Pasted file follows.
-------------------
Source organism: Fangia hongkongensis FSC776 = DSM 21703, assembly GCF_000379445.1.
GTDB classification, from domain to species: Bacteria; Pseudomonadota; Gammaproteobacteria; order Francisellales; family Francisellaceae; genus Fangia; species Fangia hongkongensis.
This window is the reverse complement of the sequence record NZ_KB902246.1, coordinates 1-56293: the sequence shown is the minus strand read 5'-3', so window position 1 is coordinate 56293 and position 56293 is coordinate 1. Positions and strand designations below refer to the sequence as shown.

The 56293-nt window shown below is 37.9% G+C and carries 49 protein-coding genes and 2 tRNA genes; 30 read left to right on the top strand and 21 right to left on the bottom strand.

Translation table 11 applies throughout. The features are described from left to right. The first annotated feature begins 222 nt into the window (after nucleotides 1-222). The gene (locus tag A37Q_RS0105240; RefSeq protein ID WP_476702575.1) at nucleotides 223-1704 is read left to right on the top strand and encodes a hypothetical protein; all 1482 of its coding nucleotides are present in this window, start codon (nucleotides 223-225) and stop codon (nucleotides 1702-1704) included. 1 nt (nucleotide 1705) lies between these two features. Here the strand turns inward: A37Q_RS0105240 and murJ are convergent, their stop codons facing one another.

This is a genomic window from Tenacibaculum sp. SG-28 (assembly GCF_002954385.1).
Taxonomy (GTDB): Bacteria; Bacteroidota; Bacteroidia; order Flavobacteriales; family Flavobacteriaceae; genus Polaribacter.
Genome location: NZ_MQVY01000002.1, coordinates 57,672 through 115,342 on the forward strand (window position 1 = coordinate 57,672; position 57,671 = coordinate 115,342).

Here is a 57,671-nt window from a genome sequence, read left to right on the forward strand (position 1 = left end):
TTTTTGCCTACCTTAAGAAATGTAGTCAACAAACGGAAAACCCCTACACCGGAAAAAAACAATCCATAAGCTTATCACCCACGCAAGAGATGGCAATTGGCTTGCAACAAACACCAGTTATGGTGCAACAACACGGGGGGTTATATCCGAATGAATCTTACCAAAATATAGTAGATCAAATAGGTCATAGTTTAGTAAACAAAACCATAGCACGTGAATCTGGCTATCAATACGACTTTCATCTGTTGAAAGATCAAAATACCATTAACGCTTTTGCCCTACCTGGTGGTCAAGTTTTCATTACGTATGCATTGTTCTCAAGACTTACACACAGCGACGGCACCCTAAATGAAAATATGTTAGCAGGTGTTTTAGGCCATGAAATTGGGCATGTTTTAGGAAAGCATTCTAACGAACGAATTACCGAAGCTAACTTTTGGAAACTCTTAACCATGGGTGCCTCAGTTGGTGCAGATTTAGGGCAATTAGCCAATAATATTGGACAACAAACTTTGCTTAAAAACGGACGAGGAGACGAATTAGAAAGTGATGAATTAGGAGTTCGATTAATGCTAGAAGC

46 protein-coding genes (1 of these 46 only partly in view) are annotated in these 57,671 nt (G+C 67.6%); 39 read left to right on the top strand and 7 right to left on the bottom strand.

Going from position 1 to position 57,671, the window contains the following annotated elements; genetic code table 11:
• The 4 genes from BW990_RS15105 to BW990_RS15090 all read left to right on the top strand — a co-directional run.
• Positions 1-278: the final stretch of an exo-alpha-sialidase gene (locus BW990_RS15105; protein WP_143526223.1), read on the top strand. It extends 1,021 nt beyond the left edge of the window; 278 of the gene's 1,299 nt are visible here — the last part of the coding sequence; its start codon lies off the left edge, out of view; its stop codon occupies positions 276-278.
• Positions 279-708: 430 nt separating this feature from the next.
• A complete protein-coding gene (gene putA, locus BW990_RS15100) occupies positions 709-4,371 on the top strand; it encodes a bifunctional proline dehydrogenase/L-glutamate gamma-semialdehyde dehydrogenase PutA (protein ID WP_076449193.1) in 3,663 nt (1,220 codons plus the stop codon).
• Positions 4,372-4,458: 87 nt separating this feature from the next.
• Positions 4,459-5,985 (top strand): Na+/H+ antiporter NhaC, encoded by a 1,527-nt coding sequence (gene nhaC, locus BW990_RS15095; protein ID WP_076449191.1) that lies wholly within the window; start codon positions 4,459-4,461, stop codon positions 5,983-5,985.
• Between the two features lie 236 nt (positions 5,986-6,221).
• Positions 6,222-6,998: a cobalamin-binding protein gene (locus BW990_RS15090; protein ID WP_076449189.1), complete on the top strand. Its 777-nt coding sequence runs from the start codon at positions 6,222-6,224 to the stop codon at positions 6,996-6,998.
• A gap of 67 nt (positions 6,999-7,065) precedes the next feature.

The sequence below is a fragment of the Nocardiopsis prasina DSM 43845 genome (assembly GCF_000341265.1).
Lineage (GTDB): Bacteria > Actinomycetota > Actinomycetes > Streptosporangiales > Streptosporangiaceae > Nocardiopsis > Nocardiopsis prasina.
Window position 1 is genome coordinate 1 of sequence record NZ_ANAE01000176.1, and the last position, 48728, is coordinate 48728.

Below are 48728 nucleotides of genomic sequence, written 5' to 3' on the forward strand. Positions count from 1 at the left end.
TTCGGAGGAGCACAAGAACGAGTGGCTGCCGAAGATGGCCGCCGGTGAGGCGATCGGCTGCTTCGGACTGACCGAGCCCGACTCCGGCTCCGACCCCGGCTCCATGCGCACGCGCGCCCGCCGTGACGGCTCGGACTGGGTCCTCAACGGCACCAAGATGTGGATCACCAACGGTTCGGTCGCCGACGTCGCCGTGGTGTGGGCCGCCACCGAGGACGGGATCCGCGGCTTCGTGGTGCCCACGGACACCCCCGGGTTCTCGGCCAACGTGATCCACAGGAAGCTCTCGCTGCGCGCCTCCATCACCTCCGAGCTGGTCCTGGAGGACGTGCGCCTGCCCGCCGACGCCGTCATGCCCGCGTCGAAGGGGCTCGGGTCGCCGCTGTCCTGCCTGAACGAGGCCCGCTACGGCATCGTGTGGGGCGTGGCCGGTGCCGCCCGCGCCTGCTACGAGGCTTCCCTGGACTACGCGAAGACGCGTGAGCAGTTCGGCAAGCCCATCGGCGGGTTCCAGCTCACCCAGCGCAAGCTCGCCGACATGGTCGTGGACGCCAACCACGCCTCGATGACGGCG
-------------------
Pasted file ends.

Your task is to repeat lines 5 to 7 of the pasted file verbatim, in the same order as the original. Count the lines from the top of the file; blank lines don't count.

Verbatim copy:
Translation table 11 applies throughout. The features are described from left to right. The first annotated feature begins 222 nt into the window (after nucleotides 1-222). The gene (locus tag A37Q_RS0105240; RefSeq protein ID WP_476702575.1) at nucleotides 223-1704 is read left to right on the top strand and encodes a hypothetical protein; all 1482 of its coding nucleotides are present in this window, start codon (nucleotides 223-225) and stop codon (nucleotides 1702-1704) included. 1 nt (nucleotide 1705) lies between these two features. Here the strand turns inward: A37Q_RS0105240 and murJ are convergent, their stop codons facing one another.

This is a genomic window from Tenacibaculum sp. SG-28 (assembly GCF_002954385.1).
Taxonomy (GTDB): Bacteria; Bacteroidota; Bacteroidia; order Flavobacteriales; family Flavobacteriaceae; genus Polaribacter.